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Atmanirbhar Bharat: Swedish Defence Maker Saab To Produce Carl-Gustaf M4 Rocket Launchers In India

Atmanirbhar Bharat: Swedish Defence Maker Saab To Produce Carl-Gustaf M4 Rocket Launchers In India

The Carl-Gustaf M4 shoulder-fired weapon system can fire anti-armour and illuminating rounds as well as various other types of ammunition, with the maximum range being 1,500 metres

Swedish defence company Saab has announced its decision to set up a production facility in India for its Carl-Gustaf M4 shoulder-fired weapon system. The M4 is one of the world’s most popular pieces of military equipment utilised primarily by the Special Forces (SF).

The Carl-Gustaf M4 shoulder-fired weapon system can fire anti-armour and illuminating rounds as well as various other types of ammunition, with the maximum range being 1,500 metres.

Neither Saab nor the GOI has stated the location of the production facility but it is supposed to go into operation in 2024. For this venture – Saab FFV India will be established as a new company to make these rocket launchers for the Indian military as well as parts of other weapons platforms for foreign states.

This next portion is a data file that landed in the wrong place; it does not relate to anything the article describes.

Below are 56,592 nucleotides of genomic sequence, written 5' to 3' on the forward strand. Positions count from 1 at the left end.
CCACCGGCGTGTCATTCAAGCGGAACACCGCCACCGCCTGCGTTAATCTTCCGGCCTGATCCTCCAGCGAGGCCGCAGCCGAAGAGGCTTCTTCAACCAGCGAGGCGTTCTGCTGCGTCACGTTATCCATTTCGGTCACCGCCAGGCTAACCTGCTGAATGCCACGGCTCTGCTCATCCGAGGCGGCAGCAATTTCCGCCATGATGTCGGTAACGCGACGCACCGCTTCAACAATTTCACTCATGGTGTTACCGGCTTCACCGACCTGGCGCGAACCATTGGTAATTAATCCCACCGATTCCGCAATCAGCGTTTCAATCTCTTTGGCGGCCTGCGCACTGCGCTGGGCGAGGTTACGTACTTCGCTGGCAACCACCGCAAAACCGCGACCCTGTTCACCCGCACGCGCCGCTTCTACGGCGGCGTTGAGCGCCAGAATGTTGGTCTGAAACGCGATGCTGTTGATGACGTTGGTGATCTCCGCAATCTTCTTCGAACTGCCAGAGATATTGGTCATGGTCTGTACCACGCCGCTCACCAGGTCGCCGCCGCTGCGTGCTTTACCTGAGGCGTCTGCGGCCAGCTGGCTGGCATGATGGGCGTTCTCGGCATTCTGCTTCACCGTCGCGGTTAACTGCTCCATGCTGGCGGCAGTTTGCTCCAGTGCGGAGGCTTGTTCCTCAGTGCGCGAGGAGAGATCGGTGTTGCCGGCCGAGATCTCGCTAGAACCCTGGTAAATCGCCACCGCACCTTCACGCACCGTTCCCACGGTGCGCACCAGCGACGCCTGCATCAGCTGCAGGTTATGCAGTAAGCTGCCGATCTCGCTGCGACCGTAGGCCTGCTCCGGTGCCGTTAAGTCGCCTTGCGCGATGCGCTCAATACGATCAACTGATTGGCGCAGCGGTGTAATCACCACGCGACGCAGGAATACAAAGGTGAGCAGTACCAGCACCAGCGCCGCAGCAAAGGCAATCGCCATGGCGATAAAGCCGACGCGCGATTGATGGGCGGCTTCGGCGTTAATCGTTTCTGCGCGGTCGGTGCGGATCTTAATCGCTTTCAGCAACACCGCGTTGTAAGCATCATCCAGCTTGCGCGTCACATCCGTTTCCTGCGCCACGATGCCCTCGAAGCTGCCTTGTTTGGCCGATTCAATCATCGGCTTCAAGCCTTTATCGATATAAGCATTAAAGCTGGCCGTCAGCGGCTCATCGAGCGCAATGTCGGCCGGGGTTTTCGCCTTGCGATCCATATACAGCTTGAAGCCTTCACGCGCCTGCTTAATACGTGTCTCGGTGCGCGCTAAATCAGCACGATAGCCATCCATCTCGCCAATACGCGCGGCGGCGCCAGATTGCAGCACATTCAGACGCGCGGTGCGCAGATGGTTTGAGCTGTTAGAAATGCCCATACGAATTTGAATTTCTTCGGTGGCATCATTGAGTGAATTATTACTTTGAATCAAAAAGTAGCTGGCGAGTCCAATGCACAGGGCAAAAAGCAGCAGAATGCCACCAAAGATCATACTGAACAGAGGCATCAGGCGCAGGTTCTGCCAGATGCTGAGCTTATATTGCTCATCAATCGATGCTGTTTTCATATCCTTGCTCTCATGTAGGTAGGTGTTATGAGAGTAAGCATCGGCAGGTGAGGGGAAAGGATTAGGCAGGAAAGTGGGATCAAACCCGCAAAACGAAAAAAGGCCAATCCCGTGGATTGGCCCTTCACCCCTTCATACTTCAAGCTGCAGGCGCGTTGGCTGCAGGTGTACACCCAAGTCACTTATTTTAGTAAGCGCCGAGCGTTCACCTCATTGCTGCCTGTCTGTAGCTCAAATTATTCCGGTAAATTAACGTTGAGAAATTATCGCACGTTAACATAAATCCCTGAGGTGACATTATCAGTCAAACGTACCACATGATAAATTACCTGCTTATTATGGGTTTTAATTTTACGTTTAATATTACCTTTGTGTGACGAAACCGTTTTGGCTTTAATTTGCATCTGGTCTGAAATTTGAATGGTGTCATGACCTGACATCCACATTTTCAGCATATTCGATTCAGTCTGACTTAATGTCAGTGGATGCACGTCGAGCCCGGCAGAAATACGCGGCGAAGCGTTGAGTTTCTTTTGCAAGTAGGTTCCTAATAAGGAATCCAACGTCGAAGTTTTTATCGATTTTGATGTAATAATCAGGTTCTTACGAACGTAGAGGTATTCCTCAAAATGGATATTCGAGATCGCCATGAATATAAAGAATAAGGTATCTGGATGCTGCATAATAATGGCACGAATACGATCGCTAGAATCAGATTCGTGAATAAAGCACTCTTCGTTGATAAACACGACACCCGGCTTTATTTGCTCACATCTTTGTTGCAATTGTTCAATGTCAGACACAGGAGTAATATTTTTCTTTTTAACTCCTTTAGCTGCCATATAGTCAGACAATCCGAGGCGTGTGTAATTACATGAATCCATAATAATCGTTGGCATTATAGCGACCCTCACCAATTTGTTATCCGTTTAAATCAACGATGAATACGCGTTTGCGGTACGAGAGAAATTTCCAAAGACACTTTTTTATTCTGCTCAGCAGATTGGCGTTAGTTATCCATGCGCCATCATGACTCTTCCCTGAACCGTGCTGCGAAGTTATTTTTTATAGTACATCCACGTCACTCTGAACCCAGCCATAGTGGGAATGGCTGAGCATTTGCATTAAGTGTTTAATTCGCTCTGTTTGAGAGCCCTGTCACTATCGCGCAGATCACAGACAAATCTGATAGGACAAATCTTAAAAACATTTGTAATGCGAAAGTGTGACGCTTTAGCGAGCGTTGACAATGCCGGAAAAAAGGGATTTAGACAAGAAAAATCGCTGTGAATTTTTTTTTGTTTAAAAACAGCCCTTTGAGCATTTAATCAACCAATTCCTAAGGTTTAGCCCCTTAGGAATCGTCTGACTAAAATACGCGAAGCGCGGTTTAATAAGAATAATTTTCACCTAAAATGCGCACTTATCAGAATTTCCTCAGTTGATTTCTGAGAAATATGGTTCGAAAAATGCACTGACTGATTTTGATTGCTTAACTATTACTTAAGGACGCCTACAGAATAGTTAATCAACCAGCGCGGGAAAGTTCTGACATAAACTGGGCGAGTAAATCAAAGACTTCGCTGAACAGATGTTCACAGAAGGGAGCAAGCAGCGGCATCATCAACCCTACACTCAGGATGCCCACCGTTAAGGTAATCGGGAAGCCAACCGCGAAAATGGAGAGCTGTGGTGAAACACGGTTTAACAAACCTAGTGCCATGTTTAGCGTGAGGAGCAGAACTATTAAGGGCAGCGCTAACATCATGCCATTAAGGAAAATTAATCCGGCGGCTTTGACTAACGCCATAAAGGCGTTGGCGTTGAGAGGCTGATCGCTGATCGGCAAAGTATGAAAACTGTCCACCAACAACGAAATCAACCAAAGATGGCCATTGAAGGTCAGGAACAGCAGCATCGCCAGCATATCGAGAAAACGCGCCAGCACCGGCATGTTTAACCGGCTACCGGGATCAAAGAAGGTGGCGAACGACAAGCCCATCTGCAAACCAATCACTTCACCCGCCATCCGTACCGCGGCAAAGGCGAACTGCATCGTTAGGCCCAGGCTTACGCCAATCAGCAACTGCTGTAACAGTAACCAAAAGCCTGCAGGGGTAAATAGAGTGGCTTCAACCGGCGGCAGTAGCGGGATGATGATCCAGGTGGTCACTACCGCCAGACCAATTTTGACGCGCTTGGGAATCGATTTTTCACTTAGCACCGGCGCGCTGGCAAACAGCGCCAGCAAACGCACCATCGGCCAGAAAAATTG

Carl-Gustaf was first inducted into the Indian Army in 1976, with the previous M2 and M3 models already being license-produced under the Indian Ministry of Defence’s (MoD) Ordinance Factory Board (OFB). This is a great step in terms of defence indigenisation as it has strengthened the Indian Army-Saab relationship  and will aid Indian defence development and indigenisation. This is for the first time that Swedish defence maker has ventured beyond Sweden to establish its M4 weapon system. Currently, India follows a 74% foreign direct investment (FDI) model in its defence sector and only 100% FDI on a case-by-case basis. Saab is seeking the 100% FDI route but if unsuccessful, it will accept 74% FDI.

In recent years, the MoD has announced positive and negative indigenisation lists. The positive list includes military equipment that India will produce by itself, while the negative list has those weapons platforms that India will not import. Vinod Bhatia, former Director General of Military Operations, told Hindustan Times “We need more original equipment manufacturers to set up manufacturing facilities in India. It will provide a boost to the Aatmanirbhar Bharat campaign.”

Under the Aatmanirbhar Bharat scheme, the MoD has signed more than 180 contracts with the Indian industry between June 2014 and December 2019. The value of these deals is approximately $25.8 billion. The MoD has set a target of achieving a turnover of Rs 1.75 lakh crore in aerospace and defence goods and services including exports of Rs 35,000 crore by 2024.

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